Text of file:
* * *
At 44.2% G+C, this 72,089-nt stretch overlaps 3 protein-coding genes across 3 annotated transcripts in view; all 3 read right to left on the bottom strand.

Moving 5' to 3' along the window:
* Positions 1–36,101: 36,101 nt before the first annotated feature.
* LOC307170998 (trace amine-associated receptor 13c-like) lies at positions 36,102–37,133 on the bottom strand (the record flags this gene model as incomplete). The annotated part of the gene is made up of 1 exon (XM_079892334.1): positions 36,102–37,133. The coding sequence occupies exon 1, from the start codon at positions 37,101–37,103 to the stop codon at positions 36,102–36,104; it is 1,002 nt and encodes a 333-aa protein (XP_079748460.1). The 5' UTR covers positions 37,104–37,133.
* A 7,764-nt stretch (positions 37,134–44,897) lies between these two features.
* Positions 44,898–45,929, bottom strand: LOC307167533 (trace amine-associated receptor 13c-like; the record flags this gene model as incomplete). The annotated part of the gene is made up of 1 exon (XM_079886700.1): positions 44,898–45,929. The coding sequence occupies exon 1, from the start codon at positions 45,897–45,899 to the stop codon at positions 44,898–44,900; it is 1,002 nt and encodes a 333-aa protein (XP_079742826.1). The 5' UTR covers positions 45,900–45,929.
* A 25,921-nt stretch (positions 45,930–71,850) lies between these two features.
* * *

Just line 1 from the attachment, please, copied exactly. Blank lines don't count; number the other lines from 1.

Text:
At 44.2% G+C, this 72,089-nt stretch overlaps 3 protein-coding genes across 3 annotated transcripts in view; all 3 read right to left on the bottom strand.